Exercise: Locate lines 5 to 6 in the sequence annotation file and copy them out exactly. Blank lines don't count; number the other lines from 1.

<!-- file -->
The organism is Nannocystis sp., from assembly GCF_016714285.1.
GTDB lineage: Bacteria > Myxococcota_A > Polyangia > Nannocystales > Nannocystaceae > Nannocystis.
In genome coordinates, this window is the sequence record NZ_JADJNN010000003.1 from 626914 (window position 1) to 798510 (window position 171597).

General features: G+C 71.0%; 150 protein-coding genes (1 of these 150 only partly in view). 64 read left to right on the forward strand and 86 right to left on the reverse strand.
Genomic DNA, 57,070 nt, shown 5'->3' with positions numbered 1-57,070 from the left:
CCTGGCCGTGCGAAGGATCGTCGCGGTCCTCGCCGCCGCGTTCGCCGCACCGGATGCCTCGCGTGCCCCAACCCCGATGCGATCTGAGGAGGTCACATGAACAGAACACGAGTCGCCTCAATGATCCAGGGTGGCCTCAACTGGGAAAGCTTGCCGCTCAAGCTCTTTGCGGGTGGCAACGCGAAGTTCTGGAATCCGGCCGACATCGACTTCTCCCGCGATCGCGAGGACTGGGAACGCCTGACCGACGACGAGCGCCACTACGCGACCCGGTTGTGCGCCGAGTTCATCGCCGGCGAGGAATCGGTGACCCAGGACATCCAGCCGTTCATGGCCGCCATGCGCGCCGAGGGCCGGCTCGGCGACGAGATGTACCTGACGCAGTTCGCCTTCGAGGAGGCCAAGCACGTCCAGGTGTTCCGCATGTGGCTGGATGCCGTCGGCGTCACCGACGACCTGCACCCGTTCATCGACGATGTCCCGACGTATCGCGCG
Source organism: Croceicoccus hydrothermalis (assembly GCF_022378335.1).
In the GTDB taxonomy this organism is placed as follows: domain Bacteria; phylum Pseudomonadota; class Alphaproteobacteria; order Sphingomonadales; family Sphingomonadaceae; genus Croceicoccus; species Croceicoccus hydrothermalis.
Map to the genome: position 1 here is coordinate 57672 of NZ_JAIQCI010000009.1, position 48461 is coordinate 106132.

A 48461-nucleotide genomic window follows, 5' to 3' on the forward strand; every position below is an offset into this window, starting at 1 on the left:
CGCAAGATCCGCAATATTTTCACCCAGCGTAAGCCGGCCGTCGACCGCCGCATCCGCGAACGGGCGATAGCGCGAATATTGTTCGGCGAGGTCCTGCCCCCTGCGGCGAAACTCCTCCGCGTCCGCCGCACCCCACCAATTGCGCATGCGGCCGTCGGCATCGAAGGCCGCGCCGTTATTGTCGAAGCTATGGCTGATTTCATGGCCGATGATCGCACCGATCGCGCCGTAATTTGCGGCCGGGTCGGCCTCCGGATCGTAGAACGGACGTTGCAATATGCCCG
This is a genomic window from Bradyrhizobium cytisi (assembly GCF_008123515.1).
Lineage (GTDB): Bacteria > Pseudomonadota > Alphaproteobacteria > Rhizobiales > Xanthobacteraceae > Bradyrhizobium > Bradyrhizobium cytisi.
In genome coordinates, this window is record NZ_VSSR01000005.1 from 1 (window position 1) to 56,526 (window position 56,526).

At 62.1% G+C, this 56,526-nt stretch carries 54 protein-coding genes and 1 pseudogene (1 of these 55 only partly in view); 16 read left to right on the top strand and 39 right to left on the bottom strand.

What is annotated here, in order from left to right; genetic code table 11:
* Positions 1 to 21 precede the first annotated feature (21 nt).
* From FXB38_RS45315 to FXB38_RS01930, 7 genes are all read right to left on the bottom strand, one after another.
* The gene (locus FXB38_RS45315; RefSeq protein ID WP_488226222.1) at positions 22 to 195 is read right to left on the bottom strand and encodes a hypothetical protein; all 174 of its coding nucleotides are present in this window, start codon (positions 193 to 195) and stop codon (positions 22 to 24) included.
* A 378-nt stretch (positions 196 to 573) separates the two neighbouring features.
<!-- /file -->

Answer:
Genomic DNA, 57,070 nt, shown 5'->3' with positions numbered 1-57,070 from the left:
CCTGGCCGTGCGAAGGATCGTCGCGGTCCTCGCCGCCGCGTTCGCCGCACCGGATGCCTCGCGTGCCCCAACCCCGATGCGATCTGAGGAGGTCACATGAACAGAACACGAGTCGCCTCAATGATCCAGGGTGGCCTCAACTGGGAAAGCTTGCCGCTCAAGCTCTTTGCGGGTGGCAACGCGAAGTTCTGGAATCCGGCCGACATCGACTTCTCCCGCGATCGCGAGGACTGGGAACGCCTGACCGACGACGAGCGCCACTACGCGACCCGGTTGTGCGCCGAGTTCATCGCCGGCGAGGAATCGGTGACCCAGGACATCCAGCCGTTCATGGCCGCCATGCGCGCCGAGGGCCGGCTCGGCGACGAGATGTACCTGACGCAGTTCGCCTTCGAGGAGGCCAAGCACGTCCAGGTGTTCCGCATGTGGCTGGATGCCGTCGGCGTCACCGACGACCTGCACCCGTTCATCGACGATGTCCCGACGTATCGCGCG